Starting Strong: 4 Ways to Negotiate With Confidence

Before entering an important negotiation meeting, it is essential to be prepared. Many business deals rely on quality negotiation. If a negotiator walks into a meeting without preparation, he or she is likely to fail. Ways to prepare include formulating an agenda, creating a strategy, using time management techniques, knowing limits, and understanding the goals of both parties, among others. This key preparation is critical to negotiation success.

Preparing an Agenda

Identify what you expect will happen during the meeting. Which topics will be discussed? Who will attend? Where will the meeting be located, and how long will it last? Identifying topics to discuss can help prevent you from being blindsided by something unexpected or distracted by irrelevant subjects. Setting an agenda and distributing it to all relevant parties beforehand will ensure both parties are starting on the same page, with a shared understanding of what is expected to take place during the meeting.

Creating a Strategy

After performing research, prepare a meeting strategy. What do you want to achieve during the meeting, and how do you plan to achieve it? This will help you determine what kind of information you need to bring with you to help best prove your points and ultimately reach the identified objectives. Walking into the meeting without a strategy is often simply planning for failure.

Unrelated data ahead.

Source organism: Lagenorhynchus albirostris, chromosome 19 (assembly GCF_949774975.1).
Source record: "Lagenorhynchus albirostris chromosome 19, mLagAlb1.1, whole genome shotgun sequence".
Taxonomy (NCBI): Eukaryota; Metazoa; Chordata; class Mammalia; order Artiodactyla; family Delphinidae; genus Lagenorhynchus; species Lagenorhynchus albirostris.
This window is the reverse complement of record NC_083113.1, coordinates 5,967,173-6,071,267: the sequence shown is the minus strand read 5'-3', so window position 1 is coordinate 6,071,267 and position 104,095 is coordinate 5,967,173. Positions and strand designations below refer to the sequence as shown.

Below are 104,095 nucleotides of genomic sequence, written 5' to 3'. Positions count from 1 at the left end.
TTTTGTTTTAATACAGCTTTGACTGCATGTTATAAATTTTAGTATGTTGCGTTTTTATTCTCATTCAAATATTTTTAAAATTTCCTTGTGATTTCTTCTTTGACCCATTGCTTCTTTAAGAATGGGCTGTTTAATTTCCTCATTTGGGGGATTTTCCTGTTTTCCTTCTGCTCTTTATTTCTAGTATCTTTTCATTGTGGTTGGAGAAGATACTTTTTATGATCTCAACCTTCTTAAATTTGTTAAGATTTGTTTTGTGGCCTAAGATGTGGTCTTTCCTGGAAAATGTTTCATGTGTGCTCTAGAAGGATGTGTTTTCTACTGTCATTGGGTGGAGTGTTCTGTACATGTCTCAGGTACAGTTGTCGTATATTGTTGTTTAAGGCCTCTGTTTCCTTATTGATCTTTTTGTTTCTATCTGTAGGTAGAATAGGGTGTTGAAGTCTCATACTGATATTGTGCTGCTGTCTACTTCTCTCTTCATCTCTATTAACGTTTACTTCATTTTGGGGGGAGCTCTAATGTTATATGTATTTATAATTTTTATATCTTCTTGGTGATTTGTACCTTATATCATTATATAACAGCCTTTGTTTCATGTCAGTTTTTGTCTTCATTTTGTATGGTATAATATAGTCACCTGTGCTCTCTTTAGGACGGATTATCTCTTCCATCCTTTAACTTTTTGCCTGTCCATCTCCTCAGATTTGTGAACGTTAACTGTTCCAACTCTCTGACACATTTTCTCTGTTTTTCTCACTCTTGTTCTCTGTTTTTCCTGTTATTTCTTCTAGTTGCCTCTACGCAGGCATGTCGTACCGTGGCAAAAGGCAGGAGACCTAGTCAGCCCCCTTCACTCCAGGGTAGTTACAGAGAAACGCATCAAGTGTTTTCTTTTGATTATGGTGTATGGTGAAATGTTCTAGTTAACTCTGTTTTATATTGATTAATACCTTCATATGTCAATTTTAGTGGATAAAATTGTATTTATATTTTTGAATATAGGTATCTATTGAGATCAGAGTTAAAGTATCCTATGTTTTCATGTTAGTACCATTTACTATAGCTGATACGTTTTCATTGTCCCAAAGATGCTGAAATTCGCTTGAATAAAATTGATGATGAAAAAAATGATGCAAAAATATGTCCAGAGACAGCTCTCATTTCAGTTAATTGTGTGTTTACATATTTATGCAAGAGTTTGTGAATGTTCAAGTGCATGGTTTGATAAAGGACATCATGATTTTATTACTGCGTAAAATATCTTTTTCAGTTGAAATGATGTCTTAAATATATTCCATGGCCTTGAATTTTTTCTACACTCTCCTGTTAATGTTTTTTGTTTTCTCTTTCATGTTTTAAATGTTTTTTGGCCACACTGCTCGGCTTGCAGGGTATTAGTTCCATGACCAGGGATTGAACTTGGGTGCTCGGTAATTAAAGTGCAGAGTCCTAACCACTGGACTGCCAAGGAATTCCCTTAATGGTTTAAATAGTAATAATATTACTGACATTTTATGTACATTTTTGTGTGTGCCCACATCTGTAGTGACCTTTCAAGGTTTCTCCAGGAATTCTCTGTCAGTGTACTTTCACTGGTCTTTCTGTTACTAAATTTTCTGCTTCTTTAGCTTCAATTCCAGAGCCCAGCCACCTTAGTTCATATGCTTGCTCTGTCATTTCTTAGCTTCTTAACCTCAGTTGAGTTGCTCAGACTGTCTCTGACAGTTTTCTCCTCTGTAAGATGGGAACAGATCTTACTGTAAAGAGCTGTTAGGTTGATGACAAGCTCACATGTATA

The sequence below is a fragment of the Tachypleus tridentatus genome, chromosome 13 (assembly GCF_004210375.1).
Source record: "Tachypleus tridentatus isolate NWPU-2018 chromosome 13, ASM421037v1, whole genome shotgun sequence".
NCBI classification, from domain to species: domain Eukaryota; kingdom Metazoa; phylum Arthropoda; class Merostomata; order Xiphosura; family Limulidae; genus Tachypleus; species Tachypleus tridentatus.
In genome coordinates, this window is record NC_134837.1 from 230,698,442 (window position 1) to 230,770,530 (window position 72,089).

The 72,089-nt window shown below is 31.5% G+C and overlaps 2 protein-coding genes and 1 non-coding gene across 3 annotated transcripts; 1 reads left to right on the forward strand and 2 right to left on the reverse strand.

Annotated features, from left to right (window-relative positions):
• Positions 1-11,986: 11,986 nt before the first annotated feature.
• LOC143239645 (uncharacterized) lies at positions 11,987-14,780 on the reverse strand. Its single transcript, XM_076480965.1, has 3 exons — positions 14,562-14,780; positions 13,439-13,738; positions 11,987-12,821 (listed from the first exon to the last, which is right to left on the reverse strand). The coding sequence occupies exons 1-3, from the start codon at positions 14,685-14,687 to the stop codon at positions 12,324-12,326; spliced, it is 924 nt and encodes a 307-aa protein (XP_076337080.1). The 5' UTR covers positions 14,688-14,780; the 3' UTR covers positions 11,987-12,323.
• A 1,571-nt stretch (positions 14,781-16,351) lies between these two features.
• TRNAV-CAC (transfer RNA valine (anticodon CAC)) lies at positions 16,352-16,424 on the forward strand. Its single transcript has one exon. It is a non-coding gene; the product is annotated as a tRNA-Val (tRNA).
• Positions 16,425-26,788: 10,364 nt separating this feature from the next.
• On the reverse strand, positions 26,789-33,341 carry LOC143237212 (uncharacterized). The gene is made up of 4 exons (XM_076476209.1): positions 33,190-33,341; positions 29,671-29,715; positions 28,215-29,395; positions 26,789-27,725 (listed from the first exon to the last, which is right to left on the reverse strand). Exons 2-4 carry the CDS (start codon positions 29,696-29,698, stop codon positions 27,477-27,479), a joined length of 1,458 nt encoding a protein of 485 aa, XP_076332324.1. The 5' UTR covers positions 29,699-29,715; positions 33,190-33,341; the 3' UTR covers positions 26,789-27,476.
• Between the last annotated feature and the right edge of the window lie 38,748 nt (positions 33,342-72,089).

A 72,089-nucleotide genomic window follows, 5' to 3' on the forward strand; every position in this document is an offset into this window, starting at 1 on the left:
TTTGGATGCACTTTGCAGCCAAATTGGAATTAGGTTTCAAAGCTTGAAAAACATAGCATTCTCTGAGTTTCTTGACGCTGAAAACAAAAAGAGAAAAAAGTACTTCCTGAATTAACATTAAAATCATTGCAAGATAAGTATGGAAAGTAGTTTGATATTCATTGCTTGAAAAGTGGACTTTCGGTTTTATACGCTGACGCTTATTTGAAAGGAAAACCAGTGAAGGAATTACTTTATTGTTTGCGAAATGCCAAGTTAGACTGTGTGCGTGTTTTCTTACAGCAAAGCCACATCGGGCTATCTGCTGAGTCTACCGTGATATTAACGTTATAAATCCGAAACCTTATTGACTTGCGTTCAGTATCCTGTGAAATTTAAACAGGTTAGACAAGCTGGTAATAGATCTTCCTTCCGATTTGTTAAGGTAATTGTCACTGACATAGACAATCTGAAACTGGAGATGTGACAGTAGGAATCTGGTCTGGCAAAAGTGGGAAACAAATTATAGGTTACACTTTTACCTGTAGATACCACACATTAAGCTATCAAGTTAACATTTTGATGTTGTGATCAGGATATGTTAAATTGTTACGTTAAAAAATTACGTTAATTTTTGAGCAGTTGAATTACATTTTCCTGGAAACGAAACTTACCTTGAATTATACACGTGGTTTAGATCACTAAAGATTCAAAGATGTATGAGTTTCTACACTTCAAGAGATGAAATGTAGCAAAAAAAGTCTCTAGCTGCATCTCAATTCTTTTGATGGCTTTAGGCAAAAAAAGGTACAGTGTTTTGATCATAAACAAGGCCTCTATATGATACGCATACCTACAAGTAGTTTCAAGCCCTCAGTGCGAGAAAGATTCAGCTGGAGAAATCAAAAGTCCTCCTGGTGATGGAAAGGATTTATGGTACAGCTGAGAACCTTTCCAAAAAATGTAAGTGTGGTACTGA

Using Time Management

One method for managing time effectively during a negotiation is preparing an agenda to be distributed beforehand. This lets all parties know which elements will be covered, and helps them to identify how much time they might need to set aside. It is important to reserve enough time to talk through each point thoroughly. If not enough time is designated for a negotiation and you are unable to cover all items outlined in the agenda, both parties may walk away without reaching an agreement. This can be frustrating and upsetting to all. Do you think your negotiation will be covered in one meeting? If not, do you have definite dates and times set for future talks? If discussion during a negotiation meeting brings up questions requiring follow-up, do so promptly. This will demonstrate your respect for the time of others.

Knowing Limits and Goals of Both Parties

If tradeoffs are inevitable in negotiations, you need to identify what you are absolutely unwilling to concede to in order have a successful deal. What is your bottom line or ultimate goal? If you walk into a negotiation asking for something the other party has no chance of agreeing to, your negotiation won’t be successful. Identify limits and goals for all parties ahead of time.

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